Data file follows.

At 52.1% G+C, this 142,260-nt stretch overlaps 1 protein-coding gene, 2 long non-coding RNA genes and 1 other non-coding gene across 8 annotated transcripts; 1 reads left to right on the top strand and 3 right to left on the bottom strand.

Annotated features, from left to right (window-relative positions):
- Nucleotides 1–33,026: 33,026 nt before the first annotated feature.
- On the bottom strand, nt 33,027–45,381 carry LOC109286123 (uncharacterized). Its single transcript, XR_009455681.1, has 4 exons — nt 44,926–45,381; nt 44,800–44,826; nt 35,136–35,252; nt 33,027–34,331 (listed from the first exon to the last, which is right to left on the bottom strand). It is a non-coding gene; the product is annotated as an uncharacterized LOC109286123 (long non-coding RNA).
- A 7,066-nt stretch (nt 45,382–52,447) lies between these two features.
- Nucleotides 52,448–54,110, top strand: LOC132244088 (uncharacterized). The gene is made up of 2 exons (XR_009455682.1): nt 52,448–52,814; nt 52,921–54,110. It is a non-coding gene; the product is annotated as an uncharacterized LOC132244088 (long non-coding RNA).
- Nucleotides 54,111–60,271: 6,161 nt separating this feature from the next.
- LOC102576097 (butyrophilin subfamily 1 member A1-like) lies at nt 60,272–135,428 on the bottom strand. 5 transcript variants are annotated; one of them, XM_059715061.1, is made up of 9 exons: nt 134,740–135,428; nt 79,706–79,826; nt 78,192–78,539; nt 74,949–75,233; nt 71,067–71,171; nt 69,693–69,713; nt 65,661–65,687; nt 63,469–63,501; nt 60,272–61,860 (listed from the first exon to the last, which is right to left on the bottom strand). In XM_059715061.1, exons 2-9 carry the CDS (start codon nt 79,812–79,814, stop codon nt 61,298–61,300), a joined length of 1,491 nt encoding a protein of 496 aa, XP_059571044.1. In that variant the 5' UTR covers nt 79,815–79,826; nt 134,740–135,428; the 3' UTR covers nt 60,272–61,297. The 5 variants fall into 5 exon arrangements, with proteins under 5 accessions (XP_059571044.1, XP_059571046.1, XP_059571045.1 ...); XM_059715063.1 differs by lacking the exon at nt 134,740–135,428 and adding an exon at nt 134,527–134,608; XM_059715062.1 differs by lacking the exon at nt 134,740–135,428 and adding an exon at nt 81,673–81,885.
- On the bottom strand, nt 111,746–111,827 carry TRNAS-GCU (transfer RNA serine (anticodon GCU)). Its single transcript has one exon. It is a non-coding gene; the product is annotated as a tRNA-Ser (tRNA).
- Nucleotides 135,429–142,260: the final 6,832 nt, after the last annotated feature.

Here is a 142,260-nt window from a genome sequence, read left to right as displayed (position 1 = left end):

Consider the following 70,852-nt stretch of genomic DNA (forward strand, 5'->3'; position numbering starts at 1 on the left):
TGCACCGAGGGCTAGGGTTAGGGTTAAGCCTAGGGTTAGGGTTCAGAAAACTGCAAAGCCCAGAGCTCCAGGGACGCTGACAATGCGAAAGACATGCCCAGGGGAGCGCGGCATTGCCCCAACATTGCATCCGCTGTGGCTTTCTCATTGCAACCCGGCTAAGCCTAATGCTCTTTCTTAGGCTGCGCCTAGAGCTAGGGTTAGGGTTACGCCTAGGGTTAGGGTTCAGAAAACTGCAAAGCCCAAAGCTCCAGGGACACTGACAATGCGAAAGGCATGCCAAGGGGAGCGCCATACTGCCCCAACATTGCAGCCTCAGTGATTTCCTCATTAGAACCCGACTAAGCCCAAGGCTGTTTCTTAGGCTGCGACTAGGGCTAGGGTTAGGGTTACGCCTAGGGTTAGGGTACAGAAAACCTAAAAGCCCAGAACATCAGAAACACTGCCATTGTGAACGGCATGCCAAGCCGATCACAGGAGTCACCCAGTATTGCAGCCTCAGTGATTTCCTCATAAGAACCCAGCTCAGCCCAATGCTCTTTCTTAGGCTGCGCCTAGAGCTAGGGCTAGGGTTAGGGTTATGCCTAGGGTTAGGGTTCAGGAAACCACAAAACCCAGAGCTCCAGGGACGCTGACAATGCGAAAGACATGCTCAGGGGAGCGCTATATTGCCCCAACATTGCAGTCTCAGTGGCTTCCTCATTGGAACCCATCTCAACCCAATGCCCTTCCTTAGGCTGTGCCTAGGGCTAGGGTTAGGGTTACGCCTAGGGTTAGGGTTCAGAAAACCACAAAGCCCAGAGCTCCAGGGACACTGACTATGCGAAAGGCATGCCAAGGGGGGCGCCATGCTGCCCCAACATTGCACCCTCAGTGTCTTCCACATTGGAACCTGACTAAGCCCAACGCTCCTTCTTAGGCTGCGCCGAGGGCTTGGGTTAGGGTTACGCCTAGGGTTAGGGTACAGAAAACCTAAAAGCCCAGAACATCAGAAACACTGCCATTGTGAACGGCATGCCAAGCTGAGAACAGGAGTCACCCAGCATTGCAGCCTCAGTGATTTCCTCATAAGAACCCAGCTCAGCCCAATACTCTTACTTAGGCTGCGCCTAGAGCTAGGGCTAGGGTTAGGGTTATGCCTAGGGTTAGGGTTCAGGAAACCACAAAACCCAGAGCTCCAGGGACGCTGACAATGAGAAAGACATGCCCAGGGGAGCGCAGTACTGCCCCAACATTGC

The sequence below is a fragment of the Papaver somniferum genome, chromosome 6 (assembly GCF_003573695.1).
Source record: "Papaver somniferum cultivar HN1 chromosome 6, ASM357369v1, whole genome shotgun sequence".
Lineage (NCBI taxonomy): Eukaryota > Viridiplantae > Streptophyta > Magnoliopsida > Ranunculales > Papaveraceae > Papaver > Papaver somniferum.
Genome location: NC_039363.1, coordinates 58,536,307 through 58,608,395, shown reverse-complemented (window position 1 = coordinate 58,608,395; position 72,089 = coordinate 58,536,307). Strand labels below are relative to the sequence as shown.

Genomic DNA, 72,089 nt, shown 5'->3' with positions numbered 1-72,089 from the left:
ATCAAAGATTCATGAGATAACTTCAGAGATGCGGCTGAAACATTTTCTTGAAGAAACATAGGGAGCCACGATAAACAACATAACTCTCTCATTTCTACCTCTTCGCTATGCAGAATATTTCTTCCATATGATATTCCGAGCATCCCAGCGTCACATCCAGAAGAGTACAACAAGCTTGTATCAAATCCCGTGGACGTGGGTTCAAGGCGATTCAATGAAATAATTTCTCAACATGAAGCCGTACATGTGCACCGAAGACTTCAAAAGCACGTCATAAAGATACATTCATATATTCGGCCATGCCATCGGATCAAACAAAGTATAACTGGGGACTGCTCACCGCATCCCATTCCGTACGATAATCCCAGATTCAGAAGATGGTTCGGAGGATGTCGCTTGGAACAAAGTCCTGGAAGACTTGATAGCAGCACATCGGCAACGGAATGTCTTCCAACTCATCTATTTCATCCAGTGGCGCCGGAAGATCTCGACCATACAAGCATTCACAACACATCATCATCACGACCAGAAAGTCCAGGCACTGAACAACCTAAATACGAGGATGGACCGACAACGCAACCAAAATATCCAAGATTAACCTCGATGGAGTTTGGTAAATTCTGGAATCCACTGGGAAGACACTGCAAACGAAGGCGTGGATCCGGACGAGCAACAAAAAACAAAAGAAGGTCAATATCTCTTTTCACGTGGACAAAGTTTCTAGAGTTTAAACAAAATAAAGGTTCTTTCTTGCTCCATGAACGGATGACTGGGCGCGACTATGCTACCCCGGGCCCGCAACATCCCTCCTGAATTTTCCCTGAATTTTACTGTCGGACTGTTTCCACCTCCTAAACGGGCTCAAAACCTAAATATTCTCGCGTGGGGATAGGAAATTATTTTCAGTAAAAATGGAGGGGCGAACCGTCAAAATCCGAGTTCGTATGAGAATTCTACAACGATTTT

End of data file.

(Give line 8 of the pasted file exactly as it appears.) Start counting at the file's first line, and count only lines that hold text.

- LOC102576097 (butyrophilin subfamily 1 member A1-like) lies at nt 60,272–135,428 on the bottom strand. 5 transcript variants are annotated; one of them, XM_059715061.1, is made up of 9 exons: nt 134,740–135,428; nt 79,706–79,826; nt 78,192–78,539; nt 74,949–75,233; nt 71,067–71,171; nt 69,693–69,713; nt 65,661–65,687; nt 63,469–63,501; nt 60,272–61,860 (listed from the first exon to the last, which is right to left on the bottom strand). In XM_059715061.1, exons 2-9 carry the CDS (start codon nt 79,812–79,814, stop codon nt 61,298–61,300), a joined length of 1,491 nt encoding a protein of 496 aa, XP_059571044.1. In that variant the 5' UTR covers nt 79,815–79,826; nt 134,740–135,428; the 3' UTR covers nt 60,272–61,297. The 5 variants fall into 5 exon arrangements, with proteins under 5 accessions (XP_059571044.1, XP_059571046.1, XP_059571045.1 ...); XM_059715063.1 differs by lacking the exon at nt 134,740–135,428 and adding an exon at nt 134,527–134,608; XM_059715062.1 differs by lacking the exon at nt 134,740–135,428 and adding an exon at nt 81,673–81,885.